Streams of butter then, poured, when clarified, into jars in which it is preserved, might as naturally be compared to rivers, as streams of honey flowing, upon pressure, into other jars, in which that other great article of Eastern diet was wont to be kept, for after-useThe wicked man mall not see the rivulets, much less the rivers, lefs still the torrents of honey and butter which the upright man may hope to enjoy : for such seems to be the gradation, and it is so expressed in the interlineary Latin translation of Pagnin, revised by Montanus.
• Thofe of Barbary.
? P. 169.
Unluckily the beauty of the climax is loft in our translation. Instead of continuing to rise, it sinks in the close-ending with brooks, after having mentioned rivers and torrents. The Vulgate uses only two of the words, rivulets and torrents, and by thus ranging them doth not destroy the energy of the gradation, though it makes it less complete.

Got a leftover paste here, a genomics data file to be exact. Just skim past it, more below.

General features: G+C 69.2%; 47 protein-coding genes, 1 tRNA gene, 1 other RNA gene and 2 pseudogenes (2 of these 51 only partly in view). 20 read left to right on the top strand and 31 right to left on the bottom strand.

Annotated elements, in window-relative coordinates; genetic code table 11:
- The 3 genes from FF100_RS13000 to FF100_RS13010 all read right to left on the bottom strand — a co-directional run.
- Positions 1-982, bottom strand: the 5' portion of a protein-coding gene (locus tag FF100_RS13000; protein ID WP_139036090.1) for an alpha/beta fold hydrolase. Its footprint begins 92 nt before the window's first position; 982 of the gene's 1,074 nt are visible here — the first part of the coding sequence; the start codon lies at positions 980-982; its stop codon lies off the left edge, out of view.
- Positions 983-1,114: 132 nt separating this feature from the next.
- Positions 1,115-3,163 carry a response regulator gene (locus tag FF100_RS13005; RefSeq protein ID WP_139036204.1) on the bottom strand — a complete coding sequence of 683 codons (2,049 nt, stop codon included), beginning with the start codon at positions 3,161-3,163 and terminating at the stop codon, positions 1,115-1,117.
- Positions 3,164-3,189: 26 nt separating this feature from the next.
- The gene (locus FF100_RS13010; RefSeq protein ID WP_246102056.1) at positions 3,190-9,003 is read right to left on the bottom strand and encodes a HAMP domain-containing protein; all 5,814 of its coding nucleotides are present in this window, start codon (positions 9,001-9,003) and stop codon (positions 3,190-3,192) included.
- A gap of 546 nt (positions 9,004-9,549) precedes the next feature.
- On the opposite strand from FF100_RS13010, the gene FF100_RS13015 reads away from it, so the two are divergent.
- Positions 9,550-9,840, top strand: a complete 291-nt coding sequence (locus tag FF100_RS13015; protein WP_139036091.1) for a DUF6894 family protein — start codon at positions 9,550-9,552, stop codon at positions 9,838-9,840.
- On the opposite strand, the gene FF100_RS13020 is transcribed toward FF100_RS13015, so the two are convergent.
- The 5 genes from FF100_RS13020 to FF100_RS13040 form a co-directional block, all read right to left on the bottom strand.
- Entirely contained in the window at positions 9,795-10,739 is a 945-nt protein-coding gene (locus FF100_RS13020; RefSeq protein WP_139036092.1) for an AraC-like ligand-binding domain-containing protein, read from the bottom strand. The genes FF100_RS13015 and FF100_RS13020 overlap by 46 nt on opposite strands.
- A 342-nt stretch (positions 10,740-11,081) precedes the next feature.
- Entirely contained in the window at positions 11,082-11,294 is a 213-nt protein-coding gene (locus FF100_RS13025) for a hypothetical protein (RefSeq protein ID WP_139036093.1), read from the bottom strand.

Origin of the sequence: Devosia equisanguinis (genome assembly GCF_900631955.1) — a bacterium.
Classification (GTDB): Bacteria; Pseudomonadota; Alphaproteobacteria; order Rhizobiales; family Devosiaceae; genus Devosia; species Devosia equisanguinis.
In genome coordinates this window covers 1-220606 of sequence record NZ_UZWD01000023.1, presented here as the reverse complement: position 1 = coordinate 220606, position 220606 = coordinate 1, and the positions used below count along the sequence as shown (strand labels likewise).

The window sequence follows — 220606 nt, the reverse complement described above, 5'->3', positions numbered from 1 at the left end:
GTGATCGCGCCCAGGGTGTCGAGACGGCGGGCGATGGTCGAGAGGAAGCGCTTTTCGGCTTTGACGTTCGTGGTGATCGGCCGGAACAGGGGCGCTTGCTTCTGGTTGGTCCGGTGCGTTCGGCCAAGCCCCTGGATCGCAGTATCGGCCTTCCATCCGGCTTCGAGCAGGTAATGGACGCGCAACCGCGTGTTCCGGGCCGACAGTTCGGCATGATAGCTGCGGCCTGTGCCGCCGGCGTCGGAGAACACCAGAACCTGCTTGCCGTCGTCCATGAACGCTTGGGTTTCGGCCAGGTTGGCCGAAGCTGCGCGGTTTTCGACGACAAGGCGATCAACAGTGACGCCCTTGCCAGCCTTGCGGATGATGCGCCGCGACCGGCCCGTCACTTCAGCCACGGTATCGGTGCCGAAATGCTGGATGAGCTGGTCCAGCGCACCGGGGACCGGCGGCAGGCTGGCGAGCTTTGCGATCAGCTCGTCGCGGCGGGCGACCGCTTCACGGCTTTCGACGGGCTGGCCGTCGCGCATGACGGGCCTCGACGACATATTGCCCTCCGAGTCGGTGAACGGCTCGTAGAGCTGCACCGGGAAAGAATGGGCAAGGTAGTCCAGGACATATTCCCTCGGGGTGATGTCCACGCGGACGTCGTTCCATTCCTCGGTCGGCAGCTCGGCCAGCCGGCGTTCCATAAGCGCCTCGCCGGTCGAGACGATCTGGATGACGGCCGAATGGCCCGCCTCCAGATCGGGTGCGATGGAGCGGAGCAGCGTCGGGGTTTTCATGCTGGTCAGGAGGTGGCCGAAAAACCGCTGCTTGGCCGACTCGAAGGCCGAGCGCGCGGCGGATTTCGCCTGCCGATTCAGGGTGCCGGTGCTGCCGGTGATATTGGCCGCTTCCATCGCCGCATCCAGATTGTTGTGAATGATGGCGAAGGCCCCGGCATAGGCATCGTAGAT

Dr. Chandler tells us', that some dried figs, which he purchafed, (in his travels in the Lefser Asia,) were strung like beads, and that he found them' extremely good as well as cheap: is it not probable then, that those collections of figs, which the Scriptures mention, were strings of this dried fruit, rather than cakes or lumps, as our translators render the original word * ? - Dried figs, when closely packed, will certainly adhere together, and may be called cakes or lumps of figs, as is visible to every one that has visited our English shops where they are sold ; and from thence our translators seem to have derived their ideas. But it doth not follow from thence, that they appear in the like form in the countries where they are
· P. 215.
? A marginal note of the Bishops' Bible is, “Or poundes. So many figges as cleave togea6 ther like a cake, are called a cake," VoL, III. N ,